> Thanks to all for your advice. I live on the west coast of Canada and have been sending to Boxcar (very good) for plate processing - thousands of miles - so want to process my own plates if I can. I think I've found a bureau on the island that will do what I need for the film. I thought I could make the negatives, but my printer is not up to the job.
              > Jan
              >
            • Rod
              Have you folks looked in to producing your own negatives? Twelve years ago when we switched to digital plates, we couldn t give away our NuArc process camera
              Message 6 of 11 , Feb 25, 2011
                Have you folks looked in to producing your own negatives? Twelve years ago when we switched to digital plates, we couldn't give away our
                NuArc process camera and flip top platemaker. We junked it just to get more space in our shop.

                Talk to a few local print shops and you may score a camera for little or nothing. Both rapid access and lith film are available from <http://www.valleylitho.com/acatalog/Valley_Litho_Supply_Film_5.html> , a source we have had excellent results with.

                Sheet photopolymers are more light sensitive and have a such short exposure latitude that using negatives produced on a laser printer don't have enough density. However, we have excellent results with liquid photopolymers using negatives made a laser printer. We imprint wooden tokens on a C&P with dies made with liquid photopolymer.

                <http://www.youtube.com/watch?v=MvOKy3Msa4I> is one of my casting videos on YouTube that shows another use for liquid photopolymer.

                Have fun!

                Rod
              • Eric
                ... Is this because only some of the exposure is through the negative, and the rest through the back of the liquid? Or does the liquid have a different
                Message 7 of 11 , Feb 25, 2011
                  --- In PPLetterpress@yahoogroups.com, "Rod" <granthams@...> wrote:
                  >

                  > Sheet photopolymers are more light sensitive and have a such short exposure latitude that using negatives produced on a laser printer don't have enough density. However, we have excellent results with liquid photopolymers using negatives made a laser printer. We imprint wooden tokens on a C&P with dies made with liquid photopolymer.
                  >

                  Is this because only some of the exposure is through the negative, and the rest through the back of the liquid? Or does the liquid have a different exposure latitude?
                  What is your experience with shelf-life, both raw liquid and processed material? I have a processed sample of Merigraph liquid photopolymer that is still supple and it is over twenty years old (but never exposed to ink or solvent).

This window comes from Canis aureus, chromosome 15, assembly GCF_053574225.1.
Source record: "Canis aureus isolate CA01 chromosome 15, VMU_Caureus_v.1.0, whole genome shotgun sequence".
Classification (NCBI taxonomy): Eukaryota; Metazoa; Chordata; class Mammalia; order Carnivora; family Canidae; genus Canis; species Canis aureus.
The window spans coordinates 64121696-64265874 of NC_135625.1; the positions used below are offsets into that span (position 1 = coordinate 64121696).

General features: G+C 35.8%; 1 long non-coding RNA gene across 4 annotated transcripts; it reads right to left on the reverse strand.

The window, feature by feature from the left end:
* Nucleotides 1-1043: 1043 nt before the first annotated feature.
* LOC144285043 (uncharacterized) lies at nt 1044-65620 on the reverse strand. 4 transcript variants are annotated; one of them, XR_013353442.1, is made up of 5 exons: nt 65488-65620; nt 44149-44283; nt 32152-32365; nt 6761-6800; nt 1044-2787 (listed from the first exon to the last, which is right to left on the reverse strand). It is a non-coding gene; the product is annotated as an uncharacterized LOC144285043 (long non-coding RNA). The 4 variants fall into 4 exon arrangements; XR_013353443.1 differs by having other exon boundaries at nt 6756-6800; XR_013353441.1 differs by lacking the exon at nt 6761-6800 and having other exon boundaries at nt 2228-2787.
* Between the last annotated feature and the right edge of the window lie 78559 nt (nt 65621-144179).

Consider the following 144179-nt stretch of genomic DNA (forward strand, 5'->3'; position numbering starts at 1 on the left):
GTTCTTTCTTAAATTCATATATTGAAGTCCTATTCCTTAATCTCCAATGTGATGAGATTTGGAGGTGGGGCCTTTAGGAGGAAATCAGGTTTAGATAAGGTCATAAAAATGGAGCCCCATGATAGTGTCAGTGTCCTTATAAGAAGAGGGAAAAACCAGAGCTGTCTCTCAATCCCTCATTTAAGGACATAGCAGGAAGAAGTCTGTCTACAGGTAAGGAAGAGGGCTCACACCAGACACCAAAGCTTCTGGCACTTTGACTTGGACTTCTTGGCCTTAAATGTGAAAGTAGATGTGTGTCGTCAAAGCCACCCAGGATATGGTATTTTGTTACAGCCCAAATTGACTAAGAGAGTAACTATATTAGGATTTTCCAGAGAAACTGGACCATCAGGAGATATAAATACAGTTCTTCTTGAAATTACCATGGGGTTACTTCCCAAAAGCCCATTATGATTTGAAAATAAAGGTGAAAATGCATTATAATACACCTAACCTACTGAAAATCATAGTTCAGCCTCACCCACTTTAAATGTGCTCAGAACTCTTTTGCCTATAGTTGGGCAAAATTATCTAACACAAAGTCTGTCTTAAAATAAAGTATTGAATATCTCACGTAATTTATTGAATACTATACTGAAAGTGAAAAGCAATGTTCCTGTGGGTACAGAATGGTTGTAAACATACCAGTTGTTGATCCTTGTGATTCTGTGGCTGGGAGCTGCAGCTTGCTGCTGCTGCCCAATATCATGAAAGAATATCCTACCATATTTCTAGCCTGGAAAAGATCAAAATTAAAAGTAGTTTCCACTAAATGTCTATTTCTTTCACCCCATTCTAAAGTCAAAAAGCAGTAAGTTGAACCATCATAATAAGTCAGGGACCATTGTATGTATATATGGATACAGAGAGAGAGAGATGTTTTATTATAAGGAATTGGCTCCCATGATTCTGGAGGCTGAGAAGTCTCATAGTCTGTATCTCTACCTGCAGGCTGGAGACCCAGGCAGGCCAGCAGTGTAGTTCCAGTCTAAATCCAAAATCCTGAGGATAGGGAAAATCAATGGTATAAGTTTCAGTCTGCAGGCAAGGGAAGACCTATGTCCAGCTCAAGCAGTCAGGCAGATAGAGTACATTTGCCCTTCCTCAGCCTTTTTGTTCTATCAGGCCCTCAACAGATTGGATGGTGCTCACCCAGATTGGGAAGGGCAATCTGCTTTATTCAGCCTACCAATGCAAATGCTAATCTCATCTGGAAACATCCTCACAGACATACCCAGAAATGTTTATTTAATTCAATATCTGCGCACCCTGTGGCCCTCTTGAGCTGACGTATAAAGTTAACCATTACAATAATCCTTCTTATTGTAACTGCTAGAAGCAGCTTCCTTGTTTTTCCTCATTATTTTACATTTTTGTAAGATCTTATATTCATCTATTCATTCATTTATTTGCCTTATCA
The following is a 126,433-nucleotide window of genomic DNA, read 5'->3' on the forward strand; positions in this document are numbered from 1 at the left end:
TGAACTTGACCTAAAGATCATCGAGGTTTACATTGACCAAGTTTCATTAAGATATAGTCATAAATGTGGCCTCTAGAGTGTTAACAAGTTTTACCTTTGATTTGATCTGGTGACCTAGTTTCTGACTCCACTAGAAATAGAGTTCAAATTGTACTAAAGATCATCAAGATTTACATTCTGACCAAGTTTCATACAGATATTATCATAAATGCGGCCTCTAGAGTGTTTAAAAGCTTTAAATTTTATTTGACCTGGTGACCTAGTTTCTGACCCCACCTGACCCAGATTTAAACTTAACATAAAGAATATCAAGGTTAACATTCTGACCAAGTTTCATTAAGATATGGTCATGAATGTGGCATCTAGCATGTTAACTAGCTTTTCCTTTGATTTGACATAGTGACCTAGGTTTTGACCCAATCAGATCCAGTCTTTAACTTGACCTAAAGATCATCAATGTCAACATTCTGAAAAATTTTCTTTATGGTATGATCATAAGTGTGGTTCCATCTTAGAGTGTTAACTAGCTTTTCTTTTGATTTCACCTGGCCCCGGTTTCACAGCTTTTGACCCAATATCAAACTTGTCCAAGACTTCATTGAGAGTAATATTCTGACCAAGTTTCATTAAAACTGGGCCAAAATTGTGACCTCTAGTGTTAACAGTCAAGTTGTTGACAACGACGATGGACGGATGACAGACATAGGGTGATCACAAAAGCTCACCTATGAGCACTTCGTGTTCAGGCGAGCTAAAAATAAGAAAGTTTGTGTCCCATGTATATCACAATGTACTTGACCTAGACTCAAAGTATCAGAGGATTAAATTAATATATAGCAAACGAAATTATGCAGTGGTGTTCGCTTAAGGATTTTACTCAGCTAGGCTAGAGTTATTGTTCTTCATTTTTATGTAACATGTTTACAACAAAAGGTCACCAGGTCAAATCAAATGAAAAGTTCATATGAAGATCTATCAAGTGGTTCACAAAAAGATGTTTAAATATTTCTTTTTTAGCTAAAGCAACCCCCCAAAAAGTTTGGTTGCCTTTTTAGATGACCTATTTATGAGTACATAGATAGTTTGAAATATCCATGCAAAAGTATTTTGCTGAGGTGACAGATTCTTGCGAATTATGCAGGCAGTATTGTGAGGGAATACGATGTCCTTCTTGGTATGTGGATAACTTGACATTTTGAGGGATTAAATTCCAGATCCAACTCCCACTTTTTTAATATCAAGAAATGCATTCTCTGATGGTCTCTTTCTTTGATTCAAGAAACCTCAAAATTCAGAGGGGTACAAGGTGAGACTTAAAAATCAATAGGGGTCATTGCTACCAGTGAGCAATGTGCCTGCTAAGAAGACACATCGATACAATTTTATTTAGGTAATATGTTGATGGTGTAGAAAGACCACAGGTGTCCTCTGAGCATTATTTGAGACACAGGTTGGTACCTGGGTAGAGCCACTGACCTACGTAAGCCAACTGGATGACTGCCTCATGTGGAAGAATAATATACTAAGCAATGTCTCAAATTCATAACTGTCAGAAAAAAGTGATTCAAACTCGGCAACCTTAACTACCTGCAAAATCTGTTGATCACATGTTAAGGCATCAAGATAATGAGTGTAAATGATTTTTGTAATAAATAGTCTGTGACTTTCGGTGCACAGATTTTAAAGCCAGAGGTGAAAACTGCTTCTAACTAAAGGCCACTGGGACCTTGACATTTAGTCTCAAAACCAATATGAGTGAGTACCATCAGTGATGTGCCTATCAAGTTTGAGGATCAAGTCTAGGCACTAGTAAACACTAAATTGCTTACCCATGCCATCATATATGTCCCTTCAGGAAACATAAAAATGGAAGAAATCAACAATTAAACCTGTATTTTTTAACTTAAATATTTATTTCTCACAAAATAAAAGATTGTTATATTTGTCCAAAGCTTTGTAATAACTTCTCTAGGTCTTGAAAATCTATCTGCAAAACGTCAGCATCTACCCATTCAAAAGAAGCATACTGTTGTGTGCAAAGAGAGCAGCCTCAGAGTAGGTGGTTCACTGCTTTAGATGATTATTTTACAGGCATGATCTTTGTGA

Eric Holub, SF
                • John Risseeuw
                  I talked to a guy at Freestyle Photo in L.A. today and he said that orthochromatic film is no longer being made and they have none to sell. Konica had been
                  Message 8 of 11 , Feb 25, 2011
                    I talked to a guy at Freestyle Photo in L.A. today and he said that
                    orthochromatic film is no longer being made and they have none to sell.
                    Konica had been making it and Freestyle sold it under the Arista label. It's
                    gone. I have taught a photo processes course here at Arizona State
                    University for 30 years, making films in a process camera darkroom for photo
                    printmaking, and I can no longer teach it. We do make photopolymer plates
                    using other methods, but it was always good to fall back on dense, crisp
                    darkroom films.

                    The lack of availability of ortho film may soon impinge on service bureaus
                    with Imagesetters, although there is a company still making film for them,
                    apparently. I hope someone soon comes up with a better process for digitally
                    printed films that are opaque and sharp.

                    John


                    On 2/25/11 12:20 PM, "Rod" <granthams@...> wrote:

                    >
                    > Have you folks looked in to producing your own negatives? Twelve years ago
                    > when we switched to digital plates, we couldn't give away our
                    > NuArc process camera and flip top platemaker. We junked it just to get more
                    > space in our shop.
                    >
                    > Talk to a few local print shops and you may score a camera for little or
                    > nothing. Both rapid access and lith film are available from
                    > <http://www.valleylitho.com/acatalog/Valley_Litho_Supply_Film_5.html> , a
                    > source we have had excellent results with.
                    >
                    > Sheet photopolymers are more light sensitive and have a such short exposure